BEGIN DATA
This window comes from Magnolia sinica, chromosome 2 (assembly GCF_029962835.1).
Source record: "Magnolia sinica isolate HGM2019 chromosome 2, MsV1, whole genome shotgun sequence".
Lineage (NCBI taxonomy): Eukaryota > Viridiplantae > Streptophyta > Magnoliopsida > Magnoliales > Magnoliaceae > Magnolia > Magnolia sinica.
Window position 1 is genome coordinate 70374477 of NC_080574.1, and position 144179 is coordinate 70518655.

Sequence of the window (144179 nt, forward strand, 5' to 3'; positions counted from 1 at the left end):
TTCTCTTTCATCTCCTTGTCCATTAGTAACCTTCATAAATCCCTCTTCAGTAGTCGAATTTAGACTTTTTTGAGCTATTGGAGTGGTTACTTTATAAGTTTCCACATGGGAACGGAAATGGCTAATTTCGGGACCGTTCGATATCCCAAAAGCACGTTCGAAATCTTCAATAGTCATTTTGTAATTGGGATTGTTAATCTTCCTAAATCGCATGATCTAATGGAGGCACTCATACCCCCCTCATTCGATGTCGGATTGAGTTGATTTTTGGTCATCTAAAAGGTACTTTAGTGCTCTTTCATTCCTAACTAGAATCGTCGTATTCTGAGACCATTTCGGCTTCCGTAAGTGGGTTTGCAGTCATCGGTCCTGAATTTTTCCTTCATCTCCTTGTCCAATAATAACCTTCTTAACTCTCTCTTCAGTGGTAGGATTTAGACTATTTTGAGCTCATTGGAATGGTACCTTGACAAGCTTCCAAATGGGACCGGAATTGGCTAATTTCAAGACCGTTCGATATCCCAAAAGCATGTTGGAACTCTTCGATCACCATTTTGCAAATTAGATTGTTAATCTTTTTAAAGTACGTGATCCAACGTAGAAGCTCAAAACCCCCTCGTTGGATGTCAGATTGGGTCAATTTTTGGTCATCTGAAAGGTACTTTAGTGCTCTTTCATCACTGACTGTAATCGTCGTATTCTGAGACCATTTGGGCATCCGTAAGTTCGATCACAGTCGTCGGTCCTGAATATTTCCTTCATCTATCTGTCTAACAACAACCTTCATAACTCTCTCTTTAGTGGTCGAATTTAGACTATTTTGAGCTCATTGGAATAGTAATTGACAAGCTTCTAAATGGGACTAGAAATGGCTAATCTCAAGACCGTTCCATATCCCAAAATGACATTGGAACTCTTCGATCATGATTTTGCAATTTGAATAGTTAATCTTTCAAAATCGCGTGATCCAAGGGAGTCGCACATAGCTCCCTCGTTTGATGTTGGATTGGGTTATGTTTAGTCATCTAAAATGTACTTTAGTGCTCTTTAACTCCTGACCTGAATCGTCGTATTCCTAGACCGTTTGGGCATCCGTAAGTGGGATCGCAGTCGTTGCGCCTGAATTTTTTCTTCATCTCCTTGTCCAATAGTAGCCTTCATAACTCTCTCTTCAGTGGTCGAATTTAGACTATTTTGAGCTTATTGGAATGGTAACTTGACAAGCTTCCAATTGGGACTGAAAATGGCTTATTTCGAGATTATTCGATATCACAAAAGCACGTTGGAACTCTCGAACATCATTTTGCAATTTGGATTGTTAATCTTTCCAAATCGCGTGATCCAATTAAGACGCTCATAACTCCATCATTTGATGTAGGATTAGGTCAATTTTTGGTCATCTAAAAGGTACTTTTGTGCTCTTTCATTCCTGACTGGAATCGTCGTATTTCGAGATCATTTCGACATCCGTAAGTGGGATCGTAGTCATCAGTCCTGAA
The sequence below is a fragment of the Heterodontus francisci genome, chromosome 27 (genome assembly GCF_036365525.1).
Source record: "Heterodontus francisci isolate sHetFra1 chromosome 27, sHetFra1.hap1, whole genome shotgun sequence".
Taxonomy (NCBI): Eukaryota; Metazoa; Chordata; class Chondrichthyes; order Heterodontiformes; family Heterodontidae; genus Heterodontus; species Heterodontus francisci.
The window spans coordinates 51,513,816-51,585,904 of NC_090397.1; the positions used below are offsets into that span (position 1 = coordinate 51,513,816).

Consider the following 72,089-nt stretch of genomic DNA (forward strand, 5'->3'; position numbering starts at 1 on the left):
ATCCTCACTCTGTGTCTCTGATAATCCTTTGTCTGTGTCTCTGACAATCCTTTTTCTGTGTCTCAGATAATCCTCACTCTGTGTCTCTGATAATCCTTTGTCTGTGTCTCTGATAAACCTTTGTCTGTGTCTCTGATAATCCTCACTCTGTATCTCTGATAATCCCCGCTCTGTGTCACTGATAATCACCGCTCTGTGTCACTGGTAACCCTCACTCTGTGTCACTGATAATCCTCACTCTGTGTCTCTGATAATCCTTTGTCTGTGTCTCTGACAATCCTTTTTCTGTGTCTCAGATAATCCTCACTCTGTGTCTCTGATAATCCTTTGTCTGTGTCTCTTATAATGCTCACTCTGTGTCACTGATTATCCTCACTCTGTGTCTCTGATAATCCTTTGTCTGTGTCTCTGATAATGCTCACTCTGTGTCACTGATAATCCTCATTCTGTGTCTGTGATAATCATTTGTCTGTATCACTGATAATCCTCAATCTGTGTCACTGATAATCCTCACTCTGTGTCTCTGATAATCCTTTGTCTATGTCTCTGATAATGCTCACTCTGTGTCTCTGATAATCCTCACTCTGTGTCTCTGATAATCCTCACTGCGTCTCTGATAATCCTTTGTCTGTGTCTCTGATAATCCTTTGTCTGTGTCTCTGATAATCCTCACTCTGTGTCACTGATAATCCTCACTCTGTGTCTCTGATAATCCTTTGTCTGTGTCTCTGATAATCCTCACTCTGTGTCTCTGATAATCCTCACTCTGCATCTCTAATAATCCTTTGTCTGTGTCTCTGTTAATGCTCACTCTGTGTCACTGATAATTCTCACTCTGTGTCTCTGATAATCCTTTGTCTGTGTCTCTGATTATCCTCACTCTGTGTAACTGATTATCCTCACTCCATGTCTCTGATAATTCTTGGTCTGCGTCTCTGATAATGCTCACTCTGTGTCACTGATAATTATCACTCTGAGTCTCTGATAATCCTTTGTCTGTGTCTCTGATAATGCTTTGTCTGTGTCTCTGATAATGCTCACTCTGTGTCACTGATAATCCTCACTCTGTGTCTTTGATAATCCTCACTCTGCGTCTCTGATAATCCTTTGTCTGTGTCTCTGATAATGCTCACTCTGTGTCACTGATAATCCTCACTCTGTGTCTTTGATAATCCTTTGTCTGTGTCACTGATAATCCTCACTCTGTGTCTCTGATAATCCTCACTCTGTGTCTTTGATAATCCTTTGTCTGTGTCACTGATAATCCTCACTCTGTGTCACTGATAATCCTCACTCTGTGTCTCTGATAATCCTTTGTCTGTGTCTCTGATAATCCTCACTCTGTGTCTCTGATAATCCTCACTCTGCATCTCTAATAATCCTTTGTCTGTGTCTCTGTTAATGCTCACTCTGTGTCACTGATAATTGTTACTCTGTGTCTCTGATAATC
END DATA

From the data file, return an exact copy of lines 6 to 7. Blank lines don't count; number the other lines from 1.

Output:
TTCTCTTTCATCTCCTTGTCCATTAGTAACCTTCATAAATCCCTCTTCAGTAGTCGAATTTAGACTTTTTTGAGCTATTGGAGTGGTTACTTTATAAGTTTCCACATGGGAACGGAAATGGCTAATTTCGGGACCGTTCGATATCCCAAAAGCACGTTCGAAATCTTCAATAGTCATTTTGTAATTGGGATTGTTAATCTTCCTAAATCGCATGATCTAATGGAGGCACTCATACCCCCCTCATTCGATGTCGGATTGAGTTGATTTTTGGTCATCTAAAAGGTACTTTAGTGCTCTTTCATTCCTAACTAGAATCGTCGTATTCTGAGACCATTTCGGCTTCCGTAAGTGGGTTTGCAGTCATCGGTCCTGAATTTTTCCTTCATCTCCTTGTCCAATAATAACCTTCTTAACTCTCTCTTCAGTGGTAGGATTTAGACTATTTTGAGCTCATTGGAATGGTACCTTGACAAGCTTCCAAATGGGACCGGAATTGGCTAATTTCAAGACCGTTCGATATCCCAAAAGCATGTTGGAACTCTTCGATCACCATTTTGCAAATTAGATTGTTAATCTTTTTAAAGTACGTGATCCAACGTAGAAGCTCAAAACCCCCTCGTTGGATGTCAGATTGGGTCAATTTTTGGTCATCTGAAAGGTACTTTAGTGCTCTTTCATCACTGACTGTAATCGTCGTATTCTGAGACCATTTGGGCATCCGTAAGTTCGATCACAGTCGTCGGTCCTGAATATTTCCTTCATCTATCTGTCTAACAACAACCTTCATAACTCTCTCTTTAGTGGTCGAATTTAGACTATTTTGAGCTCATTGGAATAGTAATTGACAAGCTTCTAAATGGGACTAGAAATGGCTAATCTCAAGACCGTTCCATATCCCAAAATGACATTGGAACTCTTCGATCATGATTTTGCAATTTGAATAGTTAATCTTTCAAAATCGCGTGATCCAAGGGAGTCGCACATAGCTCCCTCGTTTGATGTTGGATTGGGTTATGTTTAGTCATCTAAAATGTACTTTAGTGCTCTTTAACTCCTGACCTGAATCGTCGTATTCCTAGACCGTTTGGGCATCCGTAAGTGGGATCGCAGTCGTTGCGCCTGAATTTTTTCTTCATCTCCTTGTCCAATAGTAGCCTTCATAACTCTCTCTTCAGTGGTCGAATTTAGACTATTTTGAGCTTATTGGAATGGTAACTTGACAAGCTTCCAATTGGGACTGAAAATGGCTTATTTCGAGATTATTCGATATCACAAAAGCACGTTGGAACTCTCGAACATCATTTTGCAATTTGGATTGTTAATCTTTCCAAATCGCGTGATCCAATTAAGACGCTCATAACTCCATCATTTGATGTAGGATTAGGTCAATTTTTGGTCATCTAAAAGGTACTTTTGTGCTCTTTCATTCCTGACTGGAATCGTCGTATTTCGAGATCATTTCGACATCCGTAAGTGGGATCGTAGTCATCAGTCCTGAA
The sequence below is a fragment of the Heterodontus francisci genome, chromosome 27 (genome assembly GCF_036365525.1).